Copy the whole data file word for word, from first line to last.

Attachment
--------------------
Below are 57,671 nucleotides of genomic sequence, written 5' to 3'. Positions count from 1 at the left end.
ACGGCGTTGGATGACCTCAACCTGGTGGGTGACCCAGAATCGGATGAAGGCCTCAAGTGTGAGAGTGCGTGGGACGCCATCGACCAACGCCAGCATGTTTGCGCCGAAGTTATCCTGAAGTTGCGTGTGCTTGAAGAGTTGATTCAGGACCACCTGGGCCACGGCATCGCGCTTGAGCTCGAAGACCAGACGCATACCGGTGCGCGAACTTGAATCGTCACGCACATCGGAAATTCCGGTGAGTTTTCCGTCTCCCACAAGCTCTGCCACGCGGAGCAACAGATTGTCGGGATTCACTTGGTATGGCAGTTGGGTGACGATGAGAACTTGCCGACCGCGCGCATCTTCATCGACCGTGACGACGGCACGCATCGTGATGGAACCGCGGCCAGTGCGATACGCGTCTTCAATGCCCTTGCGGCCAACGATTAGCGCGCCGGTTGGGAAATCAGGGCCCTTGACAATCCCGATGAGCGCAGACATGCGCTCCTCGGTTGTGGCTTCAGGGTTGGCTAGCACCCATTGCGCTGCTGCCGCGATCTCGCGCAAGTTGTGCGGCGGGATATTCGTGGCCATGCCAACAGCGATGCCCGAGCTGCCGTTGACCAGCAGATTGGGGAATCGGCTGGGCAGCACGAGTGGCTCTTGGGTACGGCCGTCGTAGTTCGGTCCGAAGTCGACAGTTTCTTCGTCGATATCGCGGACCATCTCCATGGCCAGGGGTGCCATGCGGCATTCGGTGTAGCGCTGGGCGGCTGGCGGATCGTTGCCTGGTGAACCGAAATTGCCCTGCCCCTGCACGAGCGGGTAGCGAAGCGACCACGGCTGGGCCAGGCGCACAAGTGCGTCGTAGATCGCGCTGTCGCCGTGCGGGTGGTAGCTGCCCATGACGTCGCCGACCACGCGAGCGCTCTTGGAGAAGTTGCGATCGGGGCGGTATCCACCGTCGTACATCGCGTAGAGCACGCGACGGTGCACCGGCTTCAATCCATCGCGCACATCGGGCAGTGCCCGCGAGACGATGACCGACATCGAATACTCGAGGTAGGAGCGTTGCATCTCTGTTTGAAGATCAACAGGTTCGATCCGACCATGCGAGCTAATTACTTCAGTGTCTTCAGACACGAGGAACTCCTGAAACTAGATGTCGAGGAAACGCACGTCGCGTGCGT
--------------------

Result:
Below are 57,671 nucleotides of genomic sequence, written 5' to 3'. Positions count from 1 at the left end.
ACGGCGTTGGATGACCTCAACCTGGTGGGTGACCCAGAATCGGATGAAGGCCTCAAGTGTGAGAGTGCGTGGGACGCCATCGACCAACGCCAGCATGTTTGCGCCGAAGTTATCCTGAAGTTGCGTGTGCTTGAAGAGTTGATTCAGGACCACCTGGGCCACGGCATCGCGCTTGAGCTCGAAGACCAGACGCATACCGGTGCGCGAACTTGAATCGTCACGCACATCGGAAATTCCGGTGAGTTTTCCGTCTCCCACAAGCTCTGCCACGCGGAGCAACAGATTGTCGGGATTCACTTGGTATGGCAGTTGGGTGACGATGAGAACTTGCCGACCGCGCGCATCTTCATCGACCGTGACGACGGCACGCATCGTGATGGAACCGCGGCCAGTGCGATACGCGTCTTCAATGCCCTTGCGGCCAACGATTAGCGCGCCGGTTGGGAAATCAGGGCCCTTGACAATCCCGATGAGCGCAGACATGCGCTCCTCGGTTGTGGCTTCAGGGTTGGCTAGCACCCATTGCGCTGCTGCCGCGATCTCGCGCAAGTTGTGCGGCGGGATATTCGTGGCCATGCCAACAGCGATGCCCGAGCTGCCGTTGACCAGCAGATTGGGGAATCGGCTGGGCAGCACGAGTGGCTCTTGGGTACGGCCGTCGTAGTTCGGTCCGAAGTCGACAGTTTCTTCGTCGATATCGCGGACCATCTCCATGGCCAGGGGTGCCATGCGGCATTCGGTGTAGCGCTGGGCGGCTGGCGGATCGTTGCCTGGTGAACCGAAATTGCCCTGCCCCTGCACGAGCGGGTAGCGAAGCGACCACGGCTGGGCCAGGCGCACAAGTGCGTCGTAGATCGCGCTGTCGCCGTGCGGGTGGTAGCTGCCCATGACGTCGCCGACCACGCGAGCGCTCTTGGAGAAGTTGCGATCGGGGCGGTATCCACCGTCGTACATCGCGTAGAGCACGCGACGGTGCACCGGCTTCAATCCATCGCGCACATCGGGCAGTGCCCGCGAGACGATGACCGACATCGAATACTCGAGGTAGGAGCGTTGCATCTCTGTTTGAAGATCAACAGGTTCGATCCGACCATGCGAGCTAATTACTTCAGTGTCTTCAGACACGAGGAACTCCTGAAACTAGATGTCGAGGAAACGCACGTCGCGTGCGT